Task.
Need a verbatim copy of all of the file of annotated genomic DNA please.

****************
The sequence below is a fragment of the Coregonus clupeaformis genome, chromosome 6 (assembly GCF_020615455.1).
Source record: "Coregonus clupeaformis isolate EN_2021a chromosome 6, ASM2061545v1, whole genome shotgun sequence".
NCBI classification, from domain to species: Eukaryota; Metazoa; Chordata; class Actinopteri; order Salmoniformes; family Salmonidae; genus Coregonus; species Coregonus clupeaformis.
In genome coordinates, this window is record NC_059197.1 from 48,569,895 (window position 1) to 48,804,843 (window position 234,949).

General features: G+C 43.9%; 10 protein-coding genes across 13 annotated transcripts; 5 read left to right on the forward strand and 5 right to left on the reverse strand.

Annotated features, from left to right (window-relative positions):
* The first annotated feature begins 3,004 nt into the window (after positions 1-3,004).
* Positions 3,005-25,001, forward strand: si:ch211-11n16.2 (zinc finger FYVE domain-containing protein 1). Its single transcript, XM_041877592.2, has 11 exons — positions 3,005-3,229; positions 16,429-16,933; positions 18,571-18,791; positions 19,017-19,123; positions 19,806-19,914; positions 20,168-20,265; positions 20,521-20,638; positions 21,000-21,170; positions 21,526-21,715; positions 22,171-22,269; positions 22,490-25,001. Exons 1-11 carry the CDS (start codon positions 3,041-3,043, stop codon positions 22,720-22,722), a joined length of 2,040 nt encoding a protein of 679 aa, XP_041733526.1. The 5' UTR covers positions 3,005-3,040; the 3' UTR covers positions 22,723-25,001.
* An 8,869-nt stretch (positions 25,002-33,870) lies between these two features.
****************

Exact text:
The sequence below is a fragment of the Coregonus clupeaformis genome, chromosome 6 (assembly GCF_020615455.1).
Source record: "Coregonus clupeaformis isolate EN_2021a chromosome 6, ASM2061545v1, whole genome shotgun sequence".
NCBI classification, from domain to species: Eukaryota; Metazoa; Chordata; class Actinopteri; order Salmoniformes; family Salmonidae; genus Coregonus; species Coregonus clupeaformis.
In genome coordinates, this window is record NC_059197.1 from 48,569,895 (window position 1) to 48,804,843 (window position 234,949).

General features: G+C 43.9%; 10 protein-coding genes across 13 annotated transcripts; 5 read left to right on the forward strand and 5 right to left on the reverse strand.

Annotated features, from left to right (window-relative positions):
* The first annotated feature begins 3,004 nt into the window (after positions 1-3,004).
* Positions 3,005-25,001, forward strand: si:ch211-11n16.2 (zinc finger FYVE domain-containing protein 1). Its single transcript, XM_041877592.2, has 11 exons — positions 3,005-3,229; positions 16,429-16,933; positions 18,571-18,791; positions 19,017-19,123; positions 19,806-19,914; positions 20,168-20,265; positions 20,521-20,638; positions 21,000-21,170; positions 21,526-21,715; positions 22,171-22,269; positions 22,490-25,001. Exons 1-11 carry the CDS (start codon positions 3,041-3,043, stop codon positions 22,720-22,722), a joined length of 2,040 nt encoding a protein of 679 aa, XP_041733526.1. The 5' UTR covers positions 3,005-3,040; the 3' UTR covers positions 22,723-25,001.
* An 8,869-nt stretch (positions 25,002-33,870) lies between these two features.